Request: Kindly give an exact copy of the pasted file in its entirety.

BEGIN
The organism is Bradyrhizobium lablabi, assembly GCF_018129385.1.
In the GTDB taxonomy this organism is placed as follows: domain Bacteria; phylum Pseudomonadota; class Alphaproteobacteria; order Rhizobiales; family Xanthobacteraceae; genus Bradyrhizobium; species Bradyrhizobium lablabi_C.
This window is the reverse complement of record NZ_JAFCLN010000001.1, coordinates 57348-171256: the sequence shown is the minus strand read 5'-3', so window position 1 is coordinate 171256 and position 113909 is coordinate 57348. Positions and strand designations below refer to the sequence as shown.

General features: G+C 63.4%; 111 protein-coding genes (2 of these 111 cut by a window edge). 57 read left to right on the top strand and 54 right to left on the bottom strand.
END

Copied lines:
The organism is Bradyrhizobium lablabi, assembly GCF_018129385.1.
In the GTDB taxonomy this organism is placed as follows: domain Bacteria; phylum Pseudomonadota; class Alphaproteobacteria; order Rhizobiales; family Xanthobacteraceae; genus Bradyrhizobium; species Bradyrhizobium lablabi_C.
This window is the reverse complement of record NZ_JAFCLN010000001.1, coordinates 57348-171256: the sequence shown is the minus strand read 5'-3', so window position 1 is coordinate 171256 and position 113909 is coordinate 57348. Positions and strand designations below refer to the sequence as shown.

General features: G+C 63.4%; 111 protein-coding genes (2 of these 111 cut by a window edge). 57 read left to right on the top strand and 54 right to left on the bottom strand.